Dark Phoenix was not the X-Men movie that moviegoers were looking forward to: Critics showed that with a 22% Rotten Tomatoes score, while audiences demonstrated that both in exits (B- CinemaScore, lowest ever for the franchise, and an awful 69% positive on PostTrak) and with their wallets, only spending $33M stateside, the lowest debut ever for the Fox/Marvel mutant franchise.
Even though Dark Phoenix is the No. 1 winner around the globe with $140M –down substantially from the worldwide launches of X-Men: Days of Future Past ($262.9M), Logan ($247.4M) and X-Men: Apocalypse ($166.6M), finance experts tell us that the tale of Jean Grey will burn out with an estimated $100M-$120M loss after ancillaries, off a combined production and P&A estimated cost of $350M+ (which includes reshoots). Final global B.O. is projected at $300M-$325M, with one film finance suit telling us “If it drops like a stone, $285M. Don’t forget it was a holiday in China, and even that was pretty low ($45.7M).”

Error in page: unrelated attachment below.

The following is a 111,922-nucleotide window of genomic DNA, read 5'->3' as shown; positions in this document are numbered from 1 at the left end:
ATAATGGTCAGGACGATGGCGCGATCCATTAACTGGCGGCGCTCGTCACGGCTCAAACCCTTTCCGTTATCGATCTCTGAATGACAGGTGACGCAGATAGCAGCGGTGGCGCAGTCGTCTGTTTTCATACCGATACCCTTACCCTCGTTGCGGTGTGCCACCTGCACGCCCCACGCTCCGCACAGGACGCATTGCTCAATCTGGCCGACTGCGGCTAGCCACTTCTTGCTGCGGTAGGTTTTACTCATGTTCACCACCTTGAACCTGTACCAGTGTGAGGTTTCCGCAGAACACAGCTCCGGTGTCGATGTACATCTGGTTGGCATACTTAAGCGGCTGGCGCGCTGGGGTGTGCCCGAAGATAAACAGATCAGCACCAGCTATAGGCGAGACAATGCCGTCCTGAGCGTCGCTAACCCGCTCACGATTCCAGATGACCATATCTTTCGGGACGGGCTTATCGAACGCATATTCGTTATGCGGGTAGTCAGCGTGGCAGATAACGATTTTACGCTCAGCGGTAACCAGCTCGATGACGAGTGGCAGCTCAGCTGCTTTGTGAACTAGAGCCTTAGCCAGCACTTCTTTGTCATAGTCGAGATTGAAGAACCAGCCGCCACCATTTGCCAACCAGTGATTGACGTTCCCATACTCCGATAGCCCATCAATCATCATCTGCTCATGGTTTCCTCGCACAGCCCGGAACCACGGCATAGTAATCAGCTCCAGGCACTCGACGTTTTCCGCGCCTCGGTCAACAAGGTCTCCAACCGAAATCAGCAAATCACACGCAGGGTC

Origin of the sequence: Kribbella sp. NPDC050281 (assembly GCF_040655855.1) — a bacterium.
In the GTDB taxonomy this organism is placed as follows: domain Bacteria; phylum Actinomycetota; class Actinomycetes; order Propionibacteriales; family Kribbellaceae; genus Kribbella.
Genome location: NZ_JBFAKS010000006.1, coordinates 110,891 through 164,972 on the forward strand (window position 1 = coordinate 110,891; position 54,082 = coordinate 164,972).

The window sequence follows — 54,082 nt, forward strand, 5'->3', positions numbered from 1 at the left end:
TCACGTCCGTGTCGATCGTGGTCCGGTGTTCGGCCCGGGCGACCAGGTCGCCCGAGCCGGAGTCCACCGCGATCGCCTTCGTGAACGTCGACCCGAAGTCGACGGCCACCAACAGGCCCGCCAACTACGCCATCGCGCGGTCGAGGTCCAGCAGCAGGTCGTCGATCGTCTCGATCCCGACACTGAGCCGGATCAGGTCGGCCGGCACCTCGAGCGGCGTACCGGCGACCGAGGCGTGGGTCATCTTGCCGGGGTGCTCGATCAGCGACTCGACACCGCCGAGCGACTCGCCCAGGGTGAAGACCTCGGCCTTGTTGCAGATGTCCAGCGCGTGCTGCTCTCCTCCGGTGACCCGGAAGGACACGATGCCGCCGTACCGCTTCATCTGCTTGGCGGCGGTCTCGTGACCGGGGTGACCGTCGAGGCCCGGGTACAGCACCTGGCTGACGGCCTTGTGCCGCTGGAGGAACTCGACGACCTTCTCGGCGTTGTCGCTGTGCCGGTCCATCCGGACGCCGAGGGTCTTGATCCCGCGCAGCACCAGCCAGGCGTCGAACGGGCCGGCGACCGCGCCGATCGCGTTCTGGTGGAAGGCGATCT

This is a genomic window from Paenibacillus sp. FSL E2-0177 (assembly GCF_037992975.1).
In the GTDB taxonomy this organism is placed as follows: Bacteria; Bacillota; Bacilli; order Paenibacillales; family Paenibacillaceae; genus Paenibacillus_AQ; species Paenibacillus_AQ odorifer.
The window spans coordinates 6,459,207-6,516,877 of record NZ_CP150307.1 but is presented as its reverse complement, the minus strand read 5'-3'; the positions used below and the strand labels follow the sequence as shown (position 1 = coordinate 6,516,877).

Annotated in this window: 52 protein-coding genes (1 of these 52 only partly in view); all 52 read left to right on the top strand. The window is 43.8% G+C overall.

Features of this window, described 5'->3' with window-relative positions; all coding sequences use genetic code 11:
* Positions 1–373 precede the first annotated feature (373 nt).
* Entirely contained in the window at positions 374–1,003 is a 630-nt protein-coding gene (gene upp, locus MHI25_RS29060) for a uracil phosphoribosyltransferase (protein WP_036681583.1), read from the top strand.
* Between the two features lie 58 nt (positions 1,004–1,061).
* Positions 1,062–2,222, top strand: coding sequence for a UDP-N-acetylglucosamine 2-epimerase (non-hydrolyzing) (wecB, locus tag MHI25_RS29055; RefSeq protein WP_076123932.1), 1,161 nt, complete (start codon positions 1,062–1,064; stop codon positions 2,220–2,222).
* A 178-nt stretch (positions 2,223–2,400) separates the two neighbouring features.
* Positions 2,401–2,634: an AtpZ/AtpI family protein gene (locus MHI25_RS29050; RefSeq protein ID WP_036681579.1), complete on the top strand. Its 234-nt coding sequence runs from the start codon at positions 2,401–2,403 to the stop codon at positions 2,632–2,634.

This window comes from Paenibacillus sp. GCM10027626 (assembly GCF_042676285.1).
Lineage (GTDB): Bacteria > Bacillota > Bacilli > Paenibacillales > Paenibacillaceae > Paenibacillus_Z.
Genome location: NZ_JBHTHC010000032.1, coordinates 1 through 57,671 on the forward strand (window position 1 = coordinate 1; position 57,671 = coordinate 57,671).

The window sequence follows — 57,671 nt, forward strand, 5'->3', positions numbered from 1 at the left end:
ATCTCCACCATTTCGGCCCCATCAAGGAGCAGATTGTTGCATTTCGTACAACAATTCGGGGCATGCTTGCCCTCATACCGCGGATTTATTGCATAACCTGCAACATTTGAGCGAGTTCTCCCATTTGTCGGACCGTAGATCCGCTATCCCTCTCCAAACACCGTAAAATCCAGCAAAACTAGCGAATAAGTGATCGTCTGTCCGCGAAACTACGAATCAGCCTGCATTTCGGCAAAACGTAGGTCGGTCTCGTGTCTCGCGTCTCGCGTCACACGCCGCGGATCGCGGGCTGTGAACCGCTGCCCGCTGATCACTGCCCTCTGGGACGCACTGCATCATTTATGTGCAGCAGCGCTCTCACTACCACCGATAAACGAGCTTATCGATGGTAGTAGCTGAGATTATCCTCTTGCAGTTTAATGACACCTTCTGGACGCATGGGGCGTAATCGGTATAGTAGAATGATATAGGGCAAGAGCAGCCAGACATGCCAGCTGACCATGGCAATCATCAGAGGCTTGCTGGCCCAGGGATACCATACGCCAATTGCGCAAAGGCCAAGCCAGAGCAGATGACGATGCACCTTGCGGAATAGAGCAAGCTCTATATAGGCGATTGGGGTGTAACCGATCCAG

There’s a lot of finger-pointing to go around here, much of it falling on Fox, not new gargantuan parent Disney. It was Fox, in the end, that orphaned the finale of this once prized franchise to the Disney merger.
Much of Dark Phoenix‘s failure comes off the stench of 2016’s X-Men: